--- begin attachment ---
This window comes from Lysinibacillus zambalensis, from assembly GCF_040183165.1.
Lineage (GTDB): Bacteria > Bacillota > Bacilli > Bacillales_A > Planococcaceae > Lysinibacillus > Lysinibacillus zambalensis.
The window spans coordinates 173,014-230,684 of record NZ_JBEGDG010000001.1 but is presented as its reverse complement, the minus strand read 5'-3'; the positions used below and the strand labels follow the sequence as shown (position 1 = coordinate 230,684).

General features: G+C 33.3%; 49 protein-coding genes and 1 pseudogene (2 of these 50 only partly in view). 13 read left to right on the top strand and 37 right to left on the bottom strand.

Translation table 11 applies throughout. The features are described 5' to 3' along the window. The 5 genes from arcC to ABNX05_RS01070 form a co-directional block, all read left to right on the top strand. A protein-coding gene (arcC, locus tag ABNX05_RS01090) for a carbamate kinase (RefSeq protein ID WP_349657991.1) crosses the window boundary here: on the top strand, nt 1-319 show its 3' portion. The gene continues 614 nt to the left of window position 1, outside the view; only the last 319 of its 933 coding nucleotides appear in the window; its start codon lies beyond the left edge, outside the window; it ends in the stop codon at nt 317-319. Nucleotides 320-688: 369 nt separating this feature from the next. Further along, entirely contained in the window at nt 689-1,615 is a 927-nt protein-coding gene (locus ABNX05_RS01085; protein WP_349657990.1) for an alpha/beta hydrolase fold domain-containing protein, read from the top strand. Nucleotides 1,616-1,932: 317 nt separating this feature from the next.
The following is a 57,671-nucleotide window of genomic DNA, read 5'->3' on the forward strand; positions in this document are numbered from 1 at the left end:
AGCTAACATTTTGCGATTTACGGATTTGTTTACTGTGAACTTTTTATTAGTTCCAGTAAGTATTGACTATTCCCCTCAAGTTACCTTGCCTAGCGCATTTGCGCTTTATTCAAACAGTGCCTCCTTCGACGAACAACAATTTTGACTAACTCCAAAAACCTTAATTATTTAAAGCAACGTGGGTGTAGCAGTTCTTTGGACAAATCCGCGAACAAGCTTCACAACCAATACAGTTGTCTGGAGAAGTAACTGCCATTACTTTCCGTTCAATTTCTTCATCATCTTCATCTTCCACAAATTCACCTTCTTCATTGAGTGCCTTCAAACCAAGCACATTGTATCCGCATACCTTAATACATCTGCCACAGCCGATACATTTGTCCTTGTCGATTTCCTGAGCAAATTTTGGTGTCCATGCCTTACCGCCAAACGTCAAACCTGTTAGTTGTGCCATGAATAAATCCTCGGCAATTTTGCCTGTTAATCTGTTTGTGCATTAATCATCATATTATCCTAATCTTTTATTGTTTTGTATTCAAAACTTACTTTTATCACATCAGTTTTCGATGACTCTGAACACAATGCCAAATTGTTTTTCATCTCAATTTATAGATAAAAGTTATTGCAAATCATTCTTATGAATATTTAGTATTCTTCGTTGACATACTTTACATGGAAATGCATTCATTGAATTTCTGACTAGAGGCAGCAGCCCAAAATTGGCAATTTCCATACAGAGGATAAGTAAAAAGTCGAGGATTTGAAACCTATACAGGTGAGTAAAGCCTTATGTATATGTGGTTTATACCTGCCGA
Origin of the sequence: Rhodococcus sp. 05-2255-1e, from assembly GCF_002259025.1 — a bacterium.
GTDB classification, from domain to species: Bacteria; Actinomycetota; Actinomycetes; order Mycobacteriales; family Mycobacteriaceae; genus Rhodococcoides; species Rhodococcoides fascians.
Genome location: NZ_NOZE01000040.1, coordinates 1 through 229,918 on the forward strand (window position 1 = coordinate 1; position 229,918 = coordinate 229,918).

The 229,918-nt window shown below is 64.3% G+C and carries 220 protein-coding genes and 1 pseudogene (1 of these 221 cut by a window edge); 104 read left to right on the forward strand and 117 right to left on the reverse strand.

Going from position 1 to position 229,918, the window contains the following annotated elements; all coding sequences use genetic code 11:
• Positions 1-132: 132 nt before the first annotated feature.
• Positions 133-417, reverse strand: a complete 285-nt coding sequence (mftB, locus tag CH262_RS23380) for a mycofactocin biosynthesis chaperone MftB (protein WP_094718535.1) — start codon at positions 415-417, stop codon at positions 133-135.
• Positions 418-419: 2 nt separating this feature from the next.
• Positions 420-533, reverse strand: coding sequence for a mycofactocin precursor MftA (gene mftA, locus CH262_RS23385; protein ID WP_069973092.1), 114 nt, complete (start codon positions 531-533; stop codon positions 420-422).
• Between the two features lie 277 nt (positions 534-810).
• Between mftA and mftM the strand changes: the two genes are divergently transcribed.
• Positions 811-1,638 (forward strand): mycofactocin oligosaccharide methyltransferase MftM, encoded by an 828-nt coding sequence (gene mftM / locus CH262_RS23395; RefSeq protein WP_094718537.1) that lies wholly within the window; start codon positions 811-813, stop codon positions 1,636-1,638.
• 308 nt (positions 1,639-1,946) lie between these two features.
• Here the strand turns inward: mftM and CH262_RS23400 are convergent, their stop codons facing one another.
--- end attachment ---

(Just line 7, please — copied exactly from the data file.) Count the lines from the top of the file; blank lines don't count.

AGCTAACATTTTGCGATTTACGGATTTGTTTACTGTGAACTTTTTATTAGTTCCAGTAAGTATTGACTATTCCCCTCAAGTTACCTTGCCTAGCGCATTTGCGCTTTATTCAAACAGTGCCTCCTTCGACGAACAACAATTTTGACTAACTCCAAAAACCTTAATTATTTAAAGCAACGTGGGTGTAGCAGTTCTTTGGACAAATCCGCGAACAAGCTTCACAACCAATACAGTTGTCTGGAGAAGTAACTGCCATTACTTTCCGTTCAATTTCTTCATCATCTTCATCTTCCACAAATTCACCTTCTTCATTGAGTGCCTTCAAACCAAGCACATTGTATCCGCATACCTTAATACATCTGCCACAGCCGATACATTTGTCCTTGTCGATTTCCTGAGCAAATTTTGGTGTCCATGCCTTACCGCCAAACGTCAAACCTGTTAGTTGTGCCATGAATAAATCCTCGGCAATTTTGCCTGTTAATCTGTTTGTGCATTAATCATCATATTATCCTAATCTTTTATTGTTTTGTATTCAAAACTTACTTTTATCACATCAGTTTTCGATGACTCTGAACACAATGCCAAATTGTTTTTCATCTCAATTTATAGATAAAAGTTATTGCAAATCATTCTTATGAATATTTAGTATTCTTCGTTGACATACTTTACATGGAAATGCATTCATTGAATTTCTGACTAGAGGCAGCAGCCCAAAATTGGCAATTTCCATACAGAGGATAAGTAAAAAGTCGAGGATTTGAAACCTATACAGGTGAGTAAAGCCTTATGTATATGTGGTTTATACCTGCCGA